WAR FOR THE PLANET OF THE APES
IN THE 1970s, the Planet Of The Apes films got smaller and smaller, attempts to maximise profits leading to diminishing creative returns. Four decades on, the opposite is true for the revived franchise, where the key word might be “escalation”. Origin story Rise Of The Planet Of
The Apes was almost a domestic story, leading to intellectually awakened apes assaulting the Golden Gate Bridge. Sequel Dawn upped the action and had its share of big battles. But writer/director Matt Reeves’ latest instalment in the adventures of chief chimp Caesar (Andy Serkis) is an all-out War For The Planet Of The Apes. “We looked at the original movie, of course,” says Reeves, “but this time we also took inspiration from films like Paths
Of Glory and The Bridge On The River Kwai.”
The movie picks up two years on from Dawn, with apes and humans still at loggerheads. Following the destruction of their habitat at the end of the previous film, Caesar has led his tribe back into the woods, and become an almost mythical figure to the human military forces on his trail, led by Woody Harrelson’s Colonel (see right) and his elite unit, the Alpha-omega (a nod to the bomb cult from 1970’s Beneath The Planet Of The
Apes). Saddled with a war he didn’t want thanks to the actions of Koba, Caesar is in an anguished state, the peace he desires seemingly unattainable. “He’s at rock bottom,” says Serkis, “and it’s been interesting playing a side of him that’s full of rage, but buttoned-down because he’s on a mission. He’s usually a peace-broker who considers everything carefully, but this time something tips him over the edge. There’s an event early on that sends him off on a revenge journey.” Hellbent on completing his quest, he only grudgingly allows Maurice (Karin Konoval), Rocket (Terry Notary) and Luca (Michael Adamthwaite) to accompany him.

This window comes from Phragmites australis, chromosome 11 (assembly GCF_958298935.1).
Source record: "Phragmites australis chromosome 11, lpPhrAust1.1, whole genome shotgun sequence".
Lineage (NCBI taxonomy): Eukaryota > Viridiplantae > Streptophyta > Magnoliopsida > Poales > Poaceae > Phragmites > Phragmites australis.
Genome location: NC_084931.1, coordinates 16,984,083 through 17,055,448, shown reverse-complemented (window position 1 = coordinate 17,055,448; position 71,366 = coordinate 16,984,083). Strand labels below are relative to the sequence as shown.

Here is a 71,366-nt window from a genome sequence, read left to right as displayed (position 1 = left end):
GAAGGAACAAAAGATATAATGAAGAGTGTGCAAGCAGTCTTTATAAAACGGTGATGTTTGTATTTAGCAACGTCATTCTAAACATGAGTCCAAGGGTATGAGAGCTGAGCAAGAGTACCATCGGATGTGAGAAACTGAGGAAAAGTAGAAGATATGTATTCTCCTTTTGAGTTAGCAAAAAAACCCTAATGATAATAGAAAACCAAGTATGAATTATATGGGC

After two largely static films, the series’ scope is set to become broader, the apes’ journey taking in lush forests, beaches, abandoned hotels, military compounds, caves and ultimately a mountain range — where Serkis says the technology is “snow-cap” as opposed to mo-cap. Between Rise and Dawn there were considerable developments in motion-capture technology, resulting in much excitement about wet fur. This time the leap has been more incremental, but there
will be frosty pelts, not to mention many complex environments for the VFX techicians to negotiate.
As Caesar and his cohorts trek on, there’s a mystery to be solved involving the Colonel’s enigmatic background, and the impromptu adoption of an orphaned human child (Amiah Miller). Then there’s the revelation that ape intelligence has spread beyond Caesar’s immediate community: Caesar encounters a new ape (Steve Zahn), who escaped from a circus years back and has been evolving alone. “A French journalist asked me a couple of years ago if French apes are smart too,” smiles producer Dylan Clark. “I thought that was a great question, and here we get the answer: there are definitely other smart apes out there.”
As well as boasting spectacular set-pieces, this promises to be the most emotional instalment yet. Serkis enthuses about Caesar’s “really rich arc” in the film, as he comes to realise the futility of the path he’s taken. Reeves says there are also Western elements, particularly evoking Clint Eastwood’s gritty ’70s classic The Outlaw Josey Wales.
“You’re getting all these incredible actors to play these apes and relating to them as real characters,” the director enthuses. “We never lose sight of what’s going on at an intimate level.” As is traditional for the Apes series since its beginnings in Pierre Boulle’s novel, War For The Planet Of The
Apes provides ample opportunity for metaphors relating to our own world. The spectacle continues to serve the central gloomy question: why can’t we all just get along?
Relations between humans and apes are showing no signs of getting any easier. Well, it’s not called ‘Polite Wager For The Planet Of The Apes’.